The IFT said the plan was an “internal proposal document that includes some ideas that have not yet been put into practice. It therefore shouldn’t have been put online.” No US or British government officials have yet been invited, the spokesperson added.

Trade secretary, Liam Fox, has previously told the Initiative for Free Trade (IFT) – which is organising the talks – that his department is “a very, very willing partner in your great and wonderful quest.”

The plans, which were presented in a glossy brochure, have now been removed from the IFT’s website – but Unearthed is publishing them here in full.

Shadow trade secretary Barry Gardiner told Unearthed: “This looks like another attempt by the IFT to legitimise what is an overtly political agenda by using a government department to sanction their work with right-wing think tanks overseas. There is far too cosy a relationship between some of these organisations and senior Cabinet figures”.

Fox’s connections

According to the documents, the shadow trade talks are set to include 10 leading right-wing think tanks from the UK and US – including the London-based Institute for Economic Affairs and the Legatum Institute, which has recommended dropping in the EU’s precautionary principle to boost trade.

More on Brexit
Brexit: Liam Fox’s department signs deal to keep trade talks secret
Trump’s top trade nominees lobbied for hormone-meat exports
Brexit: UK trade delegation to Washington had virtually no experience negotiating deals

Source: Initiative for Free Trade.

An IFT spokesperson told Unearthed that Policy Exchange, one of the UK think tanks listed in the brochure, had not yet confirmed it would join the trade talks.

On the US side, the American Enterprise Institute and Heritage Foundation are listed as participants. The Cato Institute – which was founded by billionaire oil refiner, Charles Koch – will write the first draft of the “ideal” agreement.

Trade secretary Liam Fox has longstanding links to several of the groups involved in the project, and helped launch the IFT – which is run by Conservative MEP Daniel Hannan – in September 2017. Concluding his speech at the event, Fox told Hannan his department would be “a very, very willing partner in your great and wonderful quest.”

Foreign secretary Boris Johnson also spoke at the launch, which was controversially held at the Foreign Office.

The IFT’s website boasts of its’ “extensive networks within governments”, which it will “use to promote new trade agreements and to make sure that they focus on mutual recognition”.

Angus MacNeil, chair of the international trade select committee, told Unearthed the shadow trade talks risked handing the DIT an “off the shelf agenda”. He added: “The other danger with the libertarian types is that they will drop any form of protection for business.These further plans will absolutely throw agriculture under the bus. The bus with £350m on the side”, he continued.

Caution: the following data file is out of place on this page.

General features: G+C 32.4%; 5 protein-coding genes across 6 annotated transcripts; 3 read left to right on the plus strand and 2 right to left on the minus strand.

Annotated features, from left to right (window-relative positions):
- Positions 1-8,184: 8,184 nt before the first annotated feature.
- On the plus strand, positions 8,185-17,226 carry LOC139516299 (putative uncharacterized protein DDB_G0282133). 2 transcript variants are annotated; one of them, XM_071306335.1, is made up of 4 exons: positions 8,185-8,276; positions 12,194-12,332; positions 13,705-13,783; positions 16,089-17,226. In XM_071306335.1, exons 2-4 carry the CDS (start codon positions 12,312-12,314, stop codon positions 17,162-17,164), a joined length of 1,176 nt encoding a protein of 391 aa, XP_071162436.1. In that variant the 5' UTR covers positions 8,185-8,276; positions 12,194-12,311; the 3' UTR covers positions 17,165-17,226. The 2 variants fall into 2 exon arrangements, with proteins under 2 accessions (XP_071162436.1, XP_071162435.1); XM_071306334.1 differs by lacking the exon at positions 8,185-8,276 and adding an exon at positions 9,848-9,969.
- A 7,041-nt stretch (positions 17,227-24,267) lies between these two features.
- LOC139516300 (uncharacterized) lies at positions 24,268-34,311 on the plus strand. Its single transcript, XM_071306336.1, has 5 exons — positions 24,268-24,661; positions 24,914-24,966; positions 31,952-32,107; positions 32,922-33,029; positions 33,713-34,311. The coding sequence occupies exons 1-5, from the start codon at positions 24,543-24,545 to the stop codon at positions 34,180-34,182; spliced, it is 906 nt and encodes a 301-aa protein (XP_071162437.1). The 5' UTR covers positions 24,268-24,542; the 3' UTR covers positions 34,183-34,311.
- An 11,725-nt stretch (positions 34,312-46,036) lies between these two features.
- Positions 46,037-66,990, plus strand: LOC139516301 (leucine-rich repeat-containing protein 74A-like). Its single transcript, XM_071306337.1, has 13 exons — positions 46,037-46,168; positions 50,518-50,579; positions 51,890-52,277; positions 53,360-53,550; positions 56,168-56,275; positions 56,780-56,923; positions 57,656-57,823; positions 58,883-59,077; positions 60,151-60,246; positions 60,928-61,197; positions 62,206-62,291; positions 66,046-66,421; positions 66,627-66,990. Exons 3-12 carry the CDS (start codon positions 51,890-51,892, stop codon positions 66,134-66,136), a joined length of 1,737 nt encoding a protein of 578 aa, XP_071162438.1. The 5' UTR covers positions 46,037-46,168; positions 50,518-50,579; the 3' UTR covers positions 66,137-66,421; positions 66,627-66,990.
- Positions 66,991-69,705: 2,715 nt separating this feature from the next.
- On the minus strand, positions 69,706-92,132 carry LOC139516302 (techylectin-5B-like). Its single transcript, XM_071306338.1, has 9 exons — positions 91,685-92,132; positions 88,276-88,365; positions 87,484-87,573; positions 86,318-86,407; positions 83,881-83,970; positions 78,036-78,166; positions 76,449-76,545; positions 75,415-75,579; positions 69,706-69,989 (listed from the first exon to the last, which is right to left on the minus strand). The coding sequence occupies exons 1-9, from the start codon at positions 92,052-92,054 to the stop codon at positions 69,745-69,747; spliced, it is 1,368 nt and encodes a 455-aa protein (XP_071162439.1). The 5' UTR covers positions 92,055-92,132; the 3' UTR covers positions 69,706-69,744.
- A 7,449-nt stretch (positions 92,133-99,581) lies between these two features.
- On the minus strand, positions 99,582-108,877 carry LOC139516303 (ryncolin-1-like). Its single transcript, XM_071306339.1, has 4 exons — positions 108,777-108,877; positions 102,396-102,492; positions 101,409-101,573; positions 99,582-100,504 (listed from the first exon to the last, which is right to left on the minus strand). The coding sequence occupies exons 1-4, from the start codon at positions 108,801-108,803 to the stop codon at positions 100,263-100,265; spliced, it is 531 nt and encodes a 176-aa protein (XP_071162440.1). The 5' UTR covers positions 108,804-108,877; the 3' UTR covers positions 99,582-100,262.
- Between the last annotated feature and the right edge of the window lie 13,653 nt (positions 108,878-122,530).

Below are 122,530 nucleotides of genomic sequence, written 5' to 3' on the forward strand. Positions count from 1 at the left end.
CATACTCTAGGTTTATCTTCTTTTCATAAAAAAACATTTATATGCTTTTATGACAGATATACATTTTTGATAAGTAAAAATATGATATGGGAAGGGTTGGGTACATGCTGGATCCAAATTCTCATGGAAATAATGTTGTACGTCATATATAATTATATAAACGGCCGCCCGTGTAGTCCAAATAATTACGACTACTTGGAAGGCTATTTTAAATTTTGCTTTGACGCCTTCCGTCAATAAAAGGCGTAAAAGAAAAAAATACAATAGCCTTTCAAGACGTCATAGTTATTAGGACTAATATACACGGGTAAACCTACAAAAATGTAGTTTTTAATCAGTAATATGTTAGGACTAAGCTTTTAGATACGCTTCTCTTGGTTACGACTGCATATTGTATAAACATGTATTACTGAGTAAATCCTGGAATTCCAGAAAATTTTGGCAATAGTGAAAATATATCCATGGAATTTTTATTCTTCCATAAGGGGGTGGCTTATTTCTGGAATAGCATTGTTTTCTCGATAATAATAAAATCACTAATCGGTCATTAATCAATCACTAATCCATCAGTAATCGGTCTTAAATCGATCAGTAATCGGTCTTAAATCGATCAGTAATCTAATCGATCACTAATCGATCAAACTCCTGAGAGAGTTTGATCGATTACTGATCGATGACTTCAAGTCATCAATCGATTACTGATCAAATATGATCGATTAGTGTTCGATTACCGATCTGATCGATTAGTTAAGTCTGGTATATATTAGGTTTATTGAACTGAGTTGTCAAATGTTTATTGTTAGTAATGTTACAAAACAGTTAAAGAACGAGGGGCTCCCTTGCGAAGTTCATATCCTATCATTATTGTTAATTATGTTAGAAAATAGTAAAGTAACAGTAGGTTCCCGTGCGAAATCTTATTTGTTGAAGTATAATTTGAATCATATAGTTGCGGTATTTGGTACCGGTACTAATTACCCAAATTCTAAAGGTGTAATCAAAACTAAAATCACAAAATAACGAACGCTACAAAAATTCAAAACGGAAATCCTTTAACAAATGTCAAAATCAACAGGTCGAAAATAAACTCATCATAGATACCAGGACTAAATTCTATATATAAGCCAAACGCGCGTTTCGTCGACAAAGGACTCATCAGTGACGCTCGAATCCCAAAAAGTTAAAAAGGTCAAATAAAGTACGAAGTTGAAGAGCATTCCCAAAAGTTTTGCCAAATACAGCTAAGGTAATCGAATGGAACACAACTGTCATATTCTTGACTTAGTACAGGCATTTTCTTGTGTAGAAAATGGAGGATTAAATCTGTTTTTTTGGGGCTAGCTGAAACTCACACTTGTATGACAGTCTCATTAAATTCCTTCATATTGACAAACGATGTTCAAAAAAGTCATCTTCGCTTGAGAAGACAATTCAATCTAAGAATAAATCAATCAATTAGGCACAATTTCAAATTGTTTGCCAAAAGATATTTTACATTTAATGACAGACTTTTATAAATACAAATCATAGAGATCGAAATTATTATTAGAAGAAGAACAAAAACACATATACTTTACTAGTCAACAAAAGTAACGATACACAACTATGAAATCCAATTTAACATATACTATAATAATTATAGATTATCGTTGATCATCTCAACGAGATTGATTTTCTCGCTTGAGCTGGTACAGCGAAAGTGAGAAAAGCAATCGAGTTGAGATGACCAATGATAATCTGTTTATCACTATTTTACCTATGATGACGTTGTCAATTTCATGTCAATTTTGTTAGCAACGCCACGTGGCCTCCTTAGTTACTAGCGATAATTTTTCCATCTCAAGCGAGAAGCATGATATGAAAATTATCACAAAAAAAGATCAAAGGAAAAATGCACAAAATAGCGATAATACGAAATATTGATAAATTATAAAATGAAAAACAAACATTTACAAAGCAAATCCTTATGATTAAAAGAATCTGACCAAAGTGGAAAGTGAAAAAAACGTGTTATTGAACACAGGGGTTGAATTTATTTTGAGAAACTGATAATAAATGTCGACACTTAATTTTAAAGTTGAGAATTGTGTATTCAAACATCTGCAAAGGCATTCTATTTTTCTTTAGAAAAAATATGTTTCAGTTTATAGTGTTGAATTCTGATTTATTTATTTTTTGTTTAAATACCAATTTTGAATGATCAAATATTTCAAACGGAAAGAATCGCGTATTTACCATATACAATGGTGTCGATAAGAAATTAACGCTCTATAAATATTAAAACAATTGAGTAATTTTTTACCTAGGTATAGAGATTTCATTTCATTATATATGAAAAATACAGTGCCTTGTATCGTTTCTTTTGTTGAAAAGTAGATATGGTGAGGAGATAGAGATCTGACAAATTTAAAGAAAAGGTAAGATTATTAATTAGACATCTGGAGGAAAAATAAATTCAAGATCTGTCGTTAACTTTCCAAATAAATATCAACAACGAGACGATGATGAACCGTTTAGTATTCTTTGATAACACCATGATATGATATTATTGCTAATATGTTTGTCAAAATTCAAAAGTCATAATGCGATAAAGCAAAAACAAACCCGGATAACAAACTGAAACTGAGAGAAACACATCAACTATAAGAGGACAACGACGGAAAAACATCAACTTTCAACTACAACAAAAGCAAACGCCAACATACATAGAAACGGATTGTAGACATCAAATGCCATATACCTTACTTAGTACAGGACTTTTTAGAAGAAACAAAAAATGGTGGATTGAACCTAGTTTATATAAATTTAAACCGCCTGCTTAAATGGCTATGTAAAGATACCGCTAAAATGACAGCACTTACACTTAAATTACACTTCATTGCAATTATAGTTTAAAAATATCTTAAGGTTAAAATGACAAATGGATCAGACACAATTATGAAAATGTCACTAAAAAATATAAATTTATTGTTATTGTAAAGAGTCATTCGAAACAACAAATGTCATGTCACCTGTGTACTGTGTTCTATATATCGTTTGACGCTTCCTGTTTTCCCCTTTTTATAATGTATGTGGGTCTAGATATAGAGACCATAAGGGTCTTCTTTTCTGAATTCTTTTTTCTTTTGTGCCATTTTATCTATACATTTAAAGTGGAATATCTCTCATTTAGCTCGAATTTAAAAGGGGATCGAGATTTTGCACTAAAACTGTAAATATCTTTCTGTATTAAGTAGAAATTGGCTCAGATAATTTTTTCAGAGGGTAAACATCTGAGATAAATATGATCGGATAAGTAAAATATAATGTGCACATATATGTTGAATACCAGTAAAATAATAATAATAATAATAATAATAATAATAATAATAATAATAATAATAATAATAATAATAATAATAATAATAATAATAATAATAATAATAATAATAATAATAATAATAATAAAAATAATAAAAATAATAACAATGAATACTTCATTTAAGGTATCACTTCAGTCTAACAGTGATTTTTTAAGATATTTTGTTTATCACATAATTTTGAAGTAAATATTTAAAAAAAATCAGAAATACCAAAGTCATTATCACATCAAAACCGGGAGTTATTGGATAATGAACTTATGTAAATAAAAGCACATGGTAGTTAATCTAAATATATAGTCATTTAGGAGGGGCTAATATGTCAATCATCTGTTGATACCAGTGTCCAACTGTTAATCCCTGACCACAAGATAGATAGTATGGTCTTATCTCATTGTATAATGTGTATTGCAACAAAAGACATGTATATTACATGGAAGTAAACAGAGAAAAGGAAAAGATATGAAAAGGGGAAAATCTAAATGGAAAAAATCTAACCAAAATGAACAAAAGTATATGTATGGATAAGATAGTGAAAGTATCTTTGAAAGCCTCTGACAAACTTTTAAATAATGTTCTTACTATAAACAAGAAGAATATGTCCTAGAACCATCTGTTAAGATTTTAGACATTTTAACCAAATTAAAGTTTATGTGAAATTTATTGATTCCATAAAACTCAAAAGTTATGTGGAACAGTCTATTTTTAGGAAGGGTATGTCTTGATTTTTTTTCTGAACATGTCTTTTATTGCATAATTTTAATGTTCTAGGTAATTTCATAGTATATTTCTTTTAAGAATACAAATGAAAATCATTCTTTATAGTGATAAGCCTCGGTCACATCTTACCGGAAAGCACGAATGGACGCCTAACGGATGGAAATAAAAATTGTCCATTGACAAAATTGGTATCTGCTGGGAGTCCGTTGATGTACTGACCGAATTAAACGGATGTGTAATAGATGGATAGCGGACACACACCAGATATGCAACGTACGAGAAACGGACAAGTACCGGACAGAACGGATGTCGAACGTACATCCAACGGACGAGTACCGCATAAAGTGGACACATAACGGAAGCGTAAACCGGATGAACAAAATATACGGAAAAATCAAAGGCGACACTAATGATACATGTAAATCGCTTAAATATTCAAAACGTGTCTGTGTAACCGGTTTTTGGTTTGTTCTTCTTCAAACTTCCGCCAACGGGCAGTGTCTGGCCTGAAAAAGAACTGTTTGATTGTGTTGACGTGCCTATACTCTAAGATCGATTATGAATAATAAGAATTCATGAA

A spokesperson for the Cato Institute said: “Scholars in our Stiefel Center for Trade Policy Studies are currently working on a paper concerning the US-UK trade agreement, which they plan to present at a meeting in London in April.”

Libertarian blueprint

The shadow talks aim to shape the negotiations before they have even begun, the brochure says – producing “a blueprint that is looked upon favourably by both governments” and can serve as something “to work towards in the actual US-UK FTA negotiations”. The tactic of drafting model legislation and ensuring buy-in from government along the way has long been used by US libertarian groups, such as the American Legislative Exchange Council (ALEC).

The Heritage Foundation boasts that 64% of the 344 policy recommendations it made in its “Mandate for Leadership” document have been adopted by the Trump administration.

The IFT’s plan for the shadow talks says a key goal is “to ensure the blueprint reaches as many of the relevant individuals as possible, including government officials, ministers and legislators”, through the access enjoyed by the think tanks.

The document explains that although the government officials it planned to invite will not participate directly in the talks, their presence will ensure “that the respective administrations feel some involvement in and ownership of the process.” It added that the presence of UK and US officials will “lend greater weight to our endeavour”.

Brexit, trade and the environment: What’s the big deal?

Daniel Hannan MEP is president of the IFT, which accidentally posted the plans. Photo: Wikimedia Commons/Gage Skidmore

Chlorinated chicken

The “ideal” free trade agreement outlined by the IFT in the document could transform the way the safety of imported products – such as food and pharmaceuticals – is regulated. The IFT argues that, by recognising some US standards and dropping some restrictions on the import of US agricultural products, the UK can pivot away from the EU’s precautionary principle, saving consumers money through cheaper food imports.

It says a shift away from the EU’s approach would mean that “US exporters of agricultural produce – beef, for instance – would have a brand new market to sell to”. Imports of US beef are currently restricted by the EU because of a widespread use of growth hormones that the European Commission deems unsafe.

This type of regulatory change would also allow for imports of chlorinated chicken, an issue that caused huge controversy during Liam Fox’s visit to Washington in July 2017. During an event at the American Enterprise Institute, Fox dismissed the issue as a sideshow: “the British media are obsessed with chlorine-washed chickens, a detail of the very end-stage of one sector of a potential free trade agreement. I say no more than that”.

However, documents obtained by DeSmog under freedom of information and seen by Unearthed, reveal that the chlorinated chicken issue was one of the first things Fox was lobbied about when he met with the Heritage Foundation – just a week after his appointment as trade secretary.

According to a summary of a July 2016 lunch with 16 representatives of Heritage – including his former special advisor, Luke Coffey: “participants highlighted the political significant [sic] of chlorine-washed chicken (banned in the EU) to US agriculture (COMMENT: a long-standing restriction that the US argues is without scientific basis)”.

Unearthed contacted the Heritage Foundation for comment and will update the story when we receive a response.

No comments: